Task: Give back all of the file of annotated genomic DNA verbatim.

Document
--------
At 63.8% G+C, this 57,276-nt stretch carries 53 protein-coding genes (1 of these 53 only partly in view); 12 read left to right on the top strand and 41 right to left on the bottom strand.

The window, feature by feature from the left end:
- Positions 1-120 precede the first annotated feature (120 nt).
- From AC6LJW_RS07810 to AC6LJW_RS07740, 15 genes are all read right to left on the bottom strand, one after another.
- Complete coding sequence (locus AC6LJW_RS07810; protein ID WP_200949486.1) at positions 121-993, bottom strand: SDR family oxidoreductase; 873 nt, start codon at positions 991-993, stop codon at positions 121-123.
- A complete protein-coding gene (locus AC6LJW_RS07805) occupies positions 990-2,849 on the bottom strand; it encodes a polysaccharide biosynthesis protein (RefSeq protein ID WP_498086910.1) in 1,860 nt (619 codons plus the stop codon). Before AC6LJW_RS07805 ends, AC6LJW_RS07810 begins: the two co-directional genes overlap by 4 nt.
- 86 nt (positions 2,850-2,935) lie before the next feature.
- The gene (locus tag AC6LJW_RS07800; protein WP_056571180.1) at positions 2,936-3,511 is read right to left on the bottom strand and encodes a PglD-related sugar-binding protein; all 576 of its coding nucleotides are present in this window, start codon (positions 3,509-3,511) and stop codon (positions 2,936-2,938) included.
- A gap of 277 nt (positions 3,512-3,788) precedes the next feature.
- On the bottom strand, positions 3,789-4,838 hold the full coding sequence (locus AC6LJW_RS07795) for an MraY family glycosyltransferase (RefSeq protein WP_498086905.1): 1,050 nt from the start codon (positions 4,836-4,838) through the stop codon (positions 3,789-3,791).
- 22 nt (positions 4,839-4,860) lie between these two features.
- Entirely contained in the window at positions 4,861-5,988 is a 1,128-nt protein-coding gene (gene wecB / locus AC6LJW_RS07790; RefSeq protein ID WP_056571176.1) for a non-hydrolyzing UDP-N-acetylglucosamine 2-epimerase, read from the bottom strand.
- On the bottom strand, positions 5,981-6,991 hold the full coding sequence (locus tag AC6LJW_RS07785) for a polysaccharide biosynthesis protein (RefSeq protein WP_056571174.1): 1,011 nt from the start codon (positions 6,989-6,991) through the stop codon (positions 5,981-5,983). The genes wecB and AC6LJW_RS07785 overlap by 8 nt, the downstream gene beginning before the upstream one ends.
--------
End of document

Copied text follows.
At 63.8% G+C, this 57,276-nt stretch carries 53 protein-coding genes (1 of these 53 only partly in view); 12 read left to right on the top strand and 41 right to left on the bottom strand.

The window, feature by feature from the left end:
- Positions 1-120 precede the first annotated feature (120 nt).
- From AC6LJW_RS07810 to AC6LJW_RS07740, 15 genes are all read right to left on the bottom strand, one after another.
- Complete coding sequence (locus AC6LJW_RS07810; protein ID WP_200949486.1) at positions 121-993, bottom strand: SDR family oxidoreductase; 873 nt, start codon at positions 991-993, stop codon at positions 121-123.
- A complete protein-coding gene (locus AC6LJW_RS07805) occupies positions 990-2,849 on the bottom strand; it encodes a polysaccharide biosynthesis protein (RefSeq protein ID WP_498086910.1) in 1,860 nt (619 codons plus the stop codon). Before AC6LJW_RS07805 ends, AC6LJW_RS07810 begins: the two co-directional genes overlap by 4 nt.
- 86 nt (positions 2,850-2,935) lie before the next feature.
- The gene (locus tag AC6LJW_RS07800; protein WP_056571180.1) at positions 2,936-3,511 is read right to left on the bottom strand and encodes a PglD-related sugar-binding protein; all 576 of its coding nucleotides are present in this window, start codon (positions 3,509-3,511) and stop codon (positions 2,936-2,938) included.
- A gap of 277 nt (positions 3,512-3,788) precedes the next feature.
- On the bottom strand, positions 3,789-4,838 hold the full coding sequence (locus AC6LJW_RS07795) for an MraY family glycosyltransferase (RefSeq protein WP_498086905.1): 1,050 nt from the start codon (positions 4,836-4,838) through the stop codon (positions 3,789-3,791).
- 22 nt (positions 4,839-4,860) lie between these two features.
- Entirely contained in the window at positions 4,861-5,988 is a 1,128-nt protein-coding gene (gene wecB / locus AC6LJW_RS07790; RefSeq protein ID WP_056571176.1) for a non-hydrolyzing UDP-N-acetylglucosamine 2-epimerase, read from the bottom strand.
- On the bottom strand, positions 5,981-6,991 hold the full coding sequence (locus tag AC6LJW_RS07785) for a polysaccharide biosynthesis protein (RefSeq protein WP_056571174.1): 1,011 nt from the start codon (positions 6,989-6,991) through the stop codon (positions 5,981-5,983). The genes wecB and AC6LJW_RS07785 overlap by 8 nt, the downstream gene beginning before the upstream one ends.